Bruce Lee, MD
- Director, Global Obesity Prevention Center (GOPC) at Johns Hopkins
- Director, Operations Research, International Vaccine Access Center (IVAC)
- Associate Professor
Center & Institute Affiliations
- Global Obesity Prevention Center, The Johns Hopkins
- Human Nutrition, Center for
- International Vaccine Access Center (IVAC)
615 N. Wolfe Street
Baltimore, Maryland 21205
MD, Harvard Medical School, 1994
MBA, Stanford School of Business, 1998
Dr. Lee has over 15 years of experience in industry and academia in public health operations research, which involves developing and utilizing mathematical and computational methods, models, and tools to help stakeholders better understand decision making, processes, and systems. He has been the Principal Investigator for grants from a variety of sponsors including the Bill and Melinda Gates Foundation, the National Institutes of Health (NIH), the Agency for Healthcare Quality and Research (AHRQ), UNICEF, Global Good, and the Global Fund.
His previous positions include serving as Senior Manager at Quintiles Transnational where he led teams that developed economic and operational models for a variety of clients in the pharmaceutical, biotechnology, and medical device industries, working in biotechnology equity research at Montgomery Securities, and co-founding Integrigen, a biotechnology/bioinformatics company, and serving as an Associate Professor at the University of Pittsburgh, where he founded PIHCOR (Public Health Computational and Operations Research), which is now based at Johns Hopkins.
Dr. Lee has authored over 160 scientific publications (including over 80 first author and over 35 last author) as well as three books: “Principles and Practice of Clinical Trial Medicine”, “What If… ? : Survival Guide for Physician’s, and “Medical Notes : Clinical Medicine Pocket Guide”. He is an Associate Editor for the journal Vaccine and Area Series Editor for the Wiley Series on Modeling and Simulation. He and his work have garnered attention in leading media outlets such as the New York Times, Los Angeles Times, Businessweek, U.S. News and World Report, Bloomberg News, Nature Medicine, and National Public Radio (NPR). His blog on the Huffington Post is at: http://www.huffingtonpost.com/bruce-y-lee/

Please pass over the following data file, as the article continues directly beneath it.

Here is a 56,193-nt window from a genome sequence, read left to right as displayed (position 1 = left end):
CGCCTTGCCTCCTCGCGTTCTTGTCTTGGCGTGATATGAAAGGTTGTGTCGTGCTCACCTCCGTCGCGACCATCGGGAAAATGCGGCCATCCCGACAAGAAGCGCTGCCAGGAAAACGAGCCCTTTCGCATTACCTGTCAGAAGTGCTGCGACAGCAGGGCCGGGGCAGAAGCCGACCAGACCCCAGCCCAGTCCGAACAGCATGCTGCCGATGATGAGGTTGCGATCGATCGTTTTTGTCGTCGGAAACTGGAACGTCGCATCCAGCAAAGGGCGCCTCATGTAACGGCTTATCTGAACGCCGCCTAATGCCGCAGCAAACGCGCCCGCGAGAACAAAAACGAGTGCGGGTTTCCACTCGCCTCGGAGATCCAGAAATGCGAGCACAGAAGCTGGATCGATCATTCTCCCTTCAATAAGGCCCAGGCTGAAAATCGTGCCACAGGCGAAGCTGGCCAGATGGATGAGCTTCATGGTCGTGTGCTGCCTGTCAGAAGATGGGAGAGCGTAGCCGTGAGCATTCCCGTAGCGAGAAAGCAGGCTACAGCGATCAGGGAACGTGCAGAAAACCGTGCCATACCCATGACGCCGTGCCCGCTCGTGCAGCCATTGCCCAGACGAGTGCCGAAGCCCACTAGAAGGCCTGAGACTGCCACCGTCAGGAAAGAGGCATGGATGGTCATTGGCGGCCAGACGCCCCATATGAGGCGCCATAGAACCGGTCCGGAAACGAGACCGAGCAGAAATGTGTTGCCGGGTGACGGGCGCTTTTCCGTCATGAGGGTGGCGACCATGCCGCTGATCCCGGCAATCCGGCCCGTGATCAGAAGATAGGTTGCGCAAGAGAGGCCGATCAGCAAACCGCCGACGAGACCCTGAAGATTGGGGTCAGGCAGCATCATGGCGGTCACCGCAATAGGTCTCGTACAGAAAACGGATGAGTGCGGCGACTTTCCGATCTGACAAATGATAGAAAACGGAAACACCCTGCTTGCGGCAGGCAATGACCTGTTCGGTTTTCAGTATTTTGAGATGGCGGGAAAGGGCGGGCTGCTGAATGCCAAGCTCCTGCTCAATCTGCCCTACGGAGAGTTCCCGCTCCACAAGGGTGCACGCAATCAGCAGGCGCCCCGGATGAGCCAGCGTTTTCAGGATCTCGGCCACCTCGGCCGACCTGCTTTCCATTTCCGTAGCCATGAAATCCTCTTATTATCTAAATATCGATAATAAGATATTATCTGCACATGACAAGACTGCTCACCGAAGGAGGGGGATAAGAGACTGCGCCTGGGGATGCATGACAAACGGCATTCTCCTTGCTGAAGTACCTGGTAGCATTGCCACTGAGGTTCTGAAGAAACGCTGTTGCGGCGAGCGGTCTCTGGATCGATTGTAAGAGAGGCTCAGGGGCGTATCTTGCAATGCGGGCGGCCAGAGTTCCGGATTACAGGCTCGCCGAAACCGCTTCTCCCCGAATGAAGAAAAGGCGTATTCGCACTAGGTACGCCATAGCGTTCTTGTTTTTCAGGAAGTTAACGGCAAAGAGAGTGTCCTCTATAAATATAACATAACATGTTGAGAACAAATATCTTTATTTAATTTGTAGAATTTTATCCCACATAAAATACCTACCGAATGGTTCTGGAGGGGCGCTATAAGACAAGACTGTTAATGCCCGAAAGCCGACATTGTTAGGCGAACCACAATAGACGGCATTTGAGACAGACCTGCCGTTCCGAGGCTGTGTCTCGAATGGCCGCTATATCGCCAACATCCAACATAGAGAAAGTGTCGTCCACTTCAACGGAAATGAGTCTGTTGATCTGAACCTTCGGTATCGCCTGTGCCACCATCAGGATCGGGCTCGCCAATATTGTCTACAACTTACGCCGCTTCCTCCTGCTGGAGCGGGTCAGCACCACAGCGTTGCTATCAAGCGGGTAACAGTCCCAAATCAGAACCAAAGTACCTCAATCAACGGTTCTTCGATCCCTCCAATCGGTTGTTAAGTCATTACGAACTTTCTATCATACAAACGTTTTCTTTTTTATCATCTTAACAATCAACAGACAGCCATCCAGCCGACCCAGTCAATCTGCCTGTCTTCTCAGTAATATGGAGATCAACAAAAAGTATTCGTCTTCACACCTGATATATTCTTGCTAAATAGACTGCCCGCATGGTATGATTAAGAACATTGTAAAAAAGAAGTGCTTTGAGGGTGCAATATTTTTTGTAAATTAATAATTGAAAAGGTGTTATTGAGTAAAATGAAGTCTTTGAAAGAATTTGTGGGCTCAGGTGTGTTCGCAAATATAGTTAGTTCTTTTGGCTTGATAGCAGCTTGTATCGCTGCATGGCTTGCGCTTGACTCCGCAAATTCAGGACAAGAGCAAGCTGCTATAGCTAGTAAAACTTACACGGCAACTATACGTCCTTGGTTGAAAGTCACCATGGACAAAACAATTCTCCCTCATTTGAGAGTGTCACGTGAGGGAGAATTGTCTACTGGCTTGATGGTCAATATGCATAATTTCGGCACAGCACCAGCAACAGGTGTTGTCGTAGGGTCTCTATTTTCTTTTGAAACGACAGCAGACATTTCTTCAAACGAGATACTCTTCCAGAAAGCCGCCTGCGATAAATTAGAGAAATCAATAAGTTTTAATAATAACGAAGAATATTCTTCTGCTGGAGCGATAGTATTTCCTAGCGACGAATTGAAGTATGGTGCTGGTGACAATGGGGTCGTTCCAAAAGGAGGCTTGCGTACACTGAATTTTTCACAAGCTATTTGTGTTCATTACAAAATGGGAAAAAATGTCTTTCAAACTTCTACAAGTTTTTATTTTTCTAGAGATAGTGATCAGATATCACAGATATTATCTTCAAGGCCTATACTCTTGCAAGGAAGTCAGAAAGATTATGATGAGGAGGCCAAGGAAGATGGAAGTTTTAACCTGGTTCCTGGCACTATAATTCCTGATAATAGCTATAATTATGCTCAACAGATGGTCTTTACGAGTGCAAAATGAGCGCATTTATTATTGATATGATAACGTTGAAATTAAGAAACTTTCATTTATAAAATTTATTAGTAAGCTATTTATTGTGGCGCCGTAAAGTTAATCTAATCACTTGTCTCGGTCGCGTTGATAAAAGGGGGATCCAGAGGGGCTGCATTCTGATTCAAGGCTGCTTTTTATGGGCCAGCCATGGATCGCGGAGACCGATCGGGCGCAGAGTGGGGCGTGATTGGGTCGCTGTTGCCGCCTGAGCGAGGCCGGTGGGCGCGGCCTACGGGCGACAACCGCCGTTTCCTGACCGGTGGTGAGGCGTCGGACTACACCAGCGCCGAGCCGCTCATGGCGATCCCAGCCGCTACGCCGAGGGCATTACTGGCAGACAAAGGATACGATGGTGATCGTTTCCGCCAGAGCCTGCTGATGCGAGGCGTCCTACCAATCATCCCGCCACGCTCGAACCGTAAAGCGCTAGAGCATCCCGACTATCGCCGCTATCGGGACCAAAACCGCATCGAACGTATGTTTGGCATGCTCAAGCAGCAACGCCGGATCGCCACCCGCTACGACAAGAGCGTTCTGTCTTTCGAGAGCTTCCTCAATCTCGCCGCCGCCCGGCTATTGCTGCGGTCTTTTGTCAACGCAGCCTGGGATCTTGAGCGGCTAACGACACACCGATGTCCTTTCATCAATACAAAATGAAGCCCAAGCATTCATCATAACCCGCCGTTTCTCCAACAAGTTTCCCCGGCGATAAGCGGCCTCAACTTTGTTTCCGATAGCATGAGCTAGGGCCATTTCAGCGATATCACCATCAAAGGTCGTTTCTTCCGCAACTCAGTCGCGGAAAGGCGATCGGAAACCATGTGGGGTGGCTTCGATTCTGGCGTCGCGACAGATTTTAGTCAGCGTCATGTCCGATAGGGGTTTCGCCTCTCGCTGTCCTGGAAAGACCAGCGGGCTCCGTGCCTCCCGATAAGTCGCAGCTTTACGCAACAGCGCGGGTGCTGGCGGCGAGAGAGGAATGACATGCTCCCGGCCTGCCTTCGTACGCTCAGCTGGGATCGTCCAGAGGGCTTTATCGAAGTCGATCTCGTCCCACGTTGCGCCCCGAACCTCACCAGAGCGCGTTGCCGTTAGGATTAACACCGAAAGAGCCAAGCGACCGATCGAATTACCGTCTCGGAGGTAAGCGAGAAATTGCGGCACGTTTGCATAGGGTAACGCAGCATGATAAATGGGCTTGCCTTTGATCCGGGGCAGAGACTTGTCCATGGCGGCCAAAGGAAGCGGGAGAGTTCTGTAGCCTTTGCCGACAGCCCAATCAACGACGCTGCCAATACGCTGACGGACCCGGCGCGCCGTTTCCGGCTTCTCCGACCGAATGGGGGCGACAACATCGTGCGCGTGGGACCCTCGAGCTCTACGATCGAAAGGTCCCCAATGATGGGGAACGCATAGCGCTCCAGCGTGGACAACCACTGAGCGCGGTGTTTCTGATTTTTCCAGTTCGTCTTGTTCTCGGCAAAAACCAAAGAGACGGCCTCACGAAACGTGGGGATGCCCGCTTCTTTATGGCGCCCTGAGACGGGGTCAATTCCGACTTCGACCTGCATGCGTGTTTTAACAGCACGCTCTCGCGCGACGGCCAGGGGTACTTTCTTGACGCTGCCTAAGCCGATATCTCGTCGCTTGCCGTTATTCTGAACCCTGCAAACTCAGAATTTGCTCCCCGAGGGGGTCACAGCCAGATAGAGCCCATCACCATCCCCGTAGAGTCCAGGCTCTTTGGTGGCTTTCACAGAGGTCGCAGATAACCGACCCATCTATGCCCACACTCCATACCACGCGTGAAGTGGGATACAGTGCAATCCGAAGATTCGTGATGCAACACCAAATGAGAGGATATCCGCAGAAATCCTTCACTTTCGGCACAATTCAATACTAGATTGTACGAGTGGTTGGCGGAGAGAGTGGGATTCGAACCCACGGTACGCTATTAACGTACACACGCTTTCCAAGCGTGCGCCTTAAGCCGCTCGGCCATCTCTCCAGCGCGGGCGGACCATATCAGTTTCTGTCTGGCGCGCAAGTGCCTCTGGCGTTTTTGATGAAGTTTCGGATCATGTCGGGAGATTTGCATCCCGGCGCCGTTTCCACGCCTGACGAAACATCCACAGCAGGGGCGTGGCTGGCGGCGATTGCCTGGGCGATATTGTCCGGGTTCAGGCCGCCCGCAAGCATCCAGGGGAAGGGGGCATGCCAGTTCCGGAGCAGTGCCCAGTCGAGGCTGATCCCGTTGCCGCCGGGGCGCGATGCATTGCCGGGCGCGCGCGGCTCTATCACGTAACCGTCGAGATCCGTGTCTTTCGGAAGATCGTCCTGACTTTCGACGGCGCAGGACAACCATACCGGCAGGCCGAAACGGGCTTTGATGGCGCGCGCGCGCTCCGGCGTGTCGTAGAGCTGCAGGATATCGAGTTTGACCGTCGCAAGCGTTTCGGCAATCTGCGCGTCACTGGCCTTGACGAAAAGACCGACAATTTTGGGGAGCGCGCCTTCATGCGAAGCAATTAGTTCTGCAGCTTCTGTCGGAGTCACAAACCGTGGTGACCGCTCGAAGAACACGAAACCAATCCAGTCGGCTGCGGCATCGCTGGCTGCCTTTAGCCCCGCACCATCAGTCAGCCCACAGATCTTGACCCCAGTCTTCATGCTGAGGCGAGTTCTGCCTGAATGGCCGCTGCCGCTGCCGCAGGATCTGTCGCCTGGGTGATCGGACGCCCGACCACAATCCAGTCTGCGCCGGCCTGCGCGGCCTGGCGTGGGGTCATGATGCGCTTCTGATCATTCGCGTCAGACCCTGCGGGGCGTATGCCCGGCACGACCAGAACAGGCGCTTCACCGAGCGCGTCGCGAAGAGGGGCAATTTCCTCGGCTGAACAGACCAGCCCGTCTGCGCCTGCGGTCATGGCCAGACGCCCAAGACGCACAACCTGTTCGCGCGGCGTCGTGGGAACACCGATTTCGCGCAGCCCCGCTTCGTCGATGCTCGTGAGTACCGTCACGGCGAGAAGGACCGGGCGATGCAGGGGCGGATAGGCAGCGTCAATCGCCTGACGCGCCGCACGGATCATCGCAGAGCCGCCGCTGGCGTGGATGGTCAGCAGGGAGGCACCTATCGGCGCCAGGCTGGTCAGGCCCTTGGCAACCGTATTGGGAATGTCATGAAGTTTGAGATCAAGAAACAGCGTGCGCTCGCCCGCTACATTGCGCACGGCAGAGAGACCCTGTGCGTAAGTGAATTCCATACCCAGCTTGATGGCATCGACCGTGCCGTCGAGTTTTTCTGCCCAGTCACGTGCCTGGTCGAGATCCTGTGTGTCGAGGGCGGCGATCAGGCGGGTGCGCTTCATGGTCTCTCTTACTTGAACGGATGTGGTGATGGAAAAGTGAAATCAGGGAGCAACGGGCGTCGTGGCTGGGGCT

- operations research
- computational methods, modeling, and tools
- systems science
Visualization of the Republic of Benin vaccine supply chain, generated via our HERMES supply chain simulation modeling software platform.
Five sample publications from different major projects over the past 4 years. Selected from over 160 scientific publications (including over 80 first author and over 35 last author)
Lee, B.Y., Bartsch, S.M., Wong, K.F., Yilmaz, S.L., Avery, T.R., Singh, A., Song, Y., Kim, D.S., Brown, S.T., Potter, M.A., Platt, R., Huang, S.S. (2012) Simulation shows hospitals that cooperate on infection control obtain better results than hospitals acting alone. Health Affairs, 31(10):2295-2303. PMID: 23048111.
Lee, B.Y., Bacon, K.M., Bottazzi, M.E., Hotez, P.J. (2013) A computational simulation model: the global economic burden of Chagas' Disease. Lancet Infectious Diseases, 13(4):342-348. PMID: 23395248.
Lee, B.Y., Brown, S.T., Bailey, R.R., Zimmerman, R.K., Potter, M.A., McGlone, S.M., Cooley, P., Grefenstette, J.J., Zimmer, S.M., Potter, M.A., Wheaton, W.D., Quinn, S.C., Voorhees, R, and Burke, D.S. (2011) The benefits to all of ensuring equal and timely access to influenza vaccines in poor communities. Health Affairs. 30(6):1141-1150. PMID: 21653968.
Lee, B.Y., McGlone, S.M., Song, Y., Avery, T.R., Eubank, S., Chang, C., Bailey, R.R., Wagnener, D.K., Burke, D.S., Platt, R., and Huang, S.S. (2011) Social network analysis of patient sharing among hospitals in Orange County, California. American Journal of Public Health, 101(4):707-713. PMID: 21330578.
Lee, B.Y., Cakouros, B.E., Assi, T.M., Connor, D.L., Welling, J., Kone, S, Djibo, A., Wateska, A.R., Pierre, L., Brown, S.T. (2012)The impact of making vaccines thermostable in Niger’s vaccine supply chain. Vaccine, 30(38):5637-5643 PMID: 22789507.